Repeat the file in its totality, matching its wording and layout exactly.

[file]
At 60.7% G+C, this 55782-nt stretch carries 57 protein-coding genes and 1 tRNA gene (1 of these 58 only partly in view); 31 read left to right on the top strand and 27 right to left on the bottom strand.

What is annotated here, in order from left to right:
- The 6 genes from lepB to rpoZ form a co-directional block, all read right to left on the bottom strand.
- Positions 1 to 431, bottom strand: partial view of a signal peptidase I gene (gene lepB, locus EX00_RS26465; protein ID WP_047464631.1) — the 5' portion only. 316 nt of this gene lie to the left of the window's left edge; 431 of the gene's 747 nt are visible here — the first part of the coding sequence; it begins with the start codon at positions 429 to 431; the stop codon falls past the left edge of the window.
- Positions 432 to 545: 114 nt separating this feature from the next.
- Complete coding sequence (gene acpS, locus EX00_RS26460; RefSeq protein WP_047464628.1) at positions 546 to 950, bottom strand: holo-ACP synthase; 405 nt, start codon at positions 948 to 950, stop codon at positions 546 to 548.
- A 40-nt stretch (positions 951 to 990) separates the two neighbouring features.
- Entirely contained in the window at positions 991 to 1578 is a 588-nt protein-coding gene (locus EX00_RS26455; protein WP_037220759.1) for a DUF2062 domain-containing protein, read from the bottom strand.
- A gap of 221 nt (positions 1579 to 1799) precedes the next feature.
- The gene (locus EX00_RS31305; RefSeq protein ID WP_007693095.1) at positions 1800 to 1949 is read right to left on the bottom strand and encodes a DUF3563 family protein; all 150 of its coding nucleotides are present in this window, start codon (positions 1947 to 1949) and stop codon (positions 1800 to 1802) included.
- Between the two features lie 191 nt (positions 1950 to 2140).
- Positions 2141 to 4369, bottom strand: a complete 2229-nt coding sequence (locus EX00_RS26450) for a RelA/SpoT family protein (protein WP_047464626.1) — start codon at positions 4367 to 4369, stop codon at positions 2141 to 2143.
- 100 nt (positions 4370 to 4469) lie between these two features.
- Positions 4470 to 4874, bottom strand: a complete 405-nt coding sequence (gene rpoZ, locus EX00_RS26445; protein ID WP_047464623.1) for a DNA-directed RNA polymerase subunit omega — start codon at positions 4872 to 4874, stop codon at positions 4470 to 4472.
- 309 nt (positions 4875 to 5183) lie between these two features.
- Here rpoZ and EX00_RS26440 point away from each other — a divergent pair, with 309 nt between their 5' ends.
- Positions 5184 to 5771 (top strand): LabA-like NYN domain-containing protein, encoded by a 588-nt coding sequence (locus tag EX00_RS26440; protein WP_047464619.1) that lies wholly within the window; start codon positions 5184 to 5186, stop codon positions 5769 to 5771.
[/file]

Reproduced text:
At 60.7% G+C, this 55782-nt stretch carries 57 protein-coding genes and 1 tRNA gene (1 of these 58 only partly in view); 31 read left to right on the top strand and 27 right to left on the bottom strand.

What is annotated here, in order from left to right:
- The 6 genes from lepB to rpoZ form a co-directional block, all read right to left on the bottom strand.
- Positions 1 to 431, bottom strand: partial view of a signal peptidase I gene (gene lepB, locus EX00_RS26465; protein ID WP_047464631.1) — the 5' portion only. 316 nt of this gene lie to the left of the window's left edge; 431 of the gene's 747 nt are visible here — the first part of the coding sequence; it begins with the start codon at positions 429 to 431; the stop codon falls past the left edge of the window.
- Positions 432 to 545: 114 nt separating this feature from the next.
- Complete coding sequence (gene acpS, locus EX00_RS26460; RefSeq protein WP_047464628.1) at positions 546 to 950, bottom strand: holo-ACP synthase; 405 nt, start codon at positions 948 to 950, stop codon at positions 546 to 548.
- A 40-nt stretch (positions 951 to 990) separates the two neighbouring features.
- Entirely contained in the window at positions 991 to 1578 is a 588-nt protein-coding gene (locus EX00_RS26455; protein WP_037220759.1) for a DUF2062 domain-containing protein, read from the bottom strand.
- A gap of 221 nt (positions 1579 to 1799) precedes the next feature.
- The gene (locus EX00_RS31305; RefSeq protein ID WP_007693095.1) at positions 1800 to 1949 is read right to left on the bottom strand and encodes a DUF3563 family protein; all 150 of its coding nucleotides are present in this window, start codon (positions 1947 to 1949) and stop codon (positions 1800 to 1802) included.
- Between the two features lie 191 nt (positions 1950 to 2140).
- Positions 2141 to 4369, bottom strand: a complete 2229-nt coding sequence (locus EX00_RS26450) for a RelA/SpoT family protein (protein WP_047464626.1) — start codon at positions 4367 to 4369, stop codon at positions 2141 to 2143.
- 100 nt (positions 4370 to 4469) lie between these two features.
- Positions 4470 to 4874, bottom strand: a complete 405-nt coding sequence (gene rpoZ, locus EX00_RS26445; protein ID WP_047464623.1) for a DNA-directed RNA polymerase subunit omega — start codon at positions 4872 to 4874, stop codon at positions 4470 to 4472.
- 309 nt (positions 4875 to 5183) lie between these two features.
- Here rpoZ and EX00_RS26440 point away from each other — a divergent pair, with 309 nt between their 5' ends.
- Positions 5184 to 5771 (top strand): LabA-like NYN domain-containing protein, encoded by a 588-nt coding sequence (locus tag EX00_RS26440; protein WP_047464619.1) that lies wholly within the window; start codon positions 5184 to 5186, stop codon positions 5769 to 5771.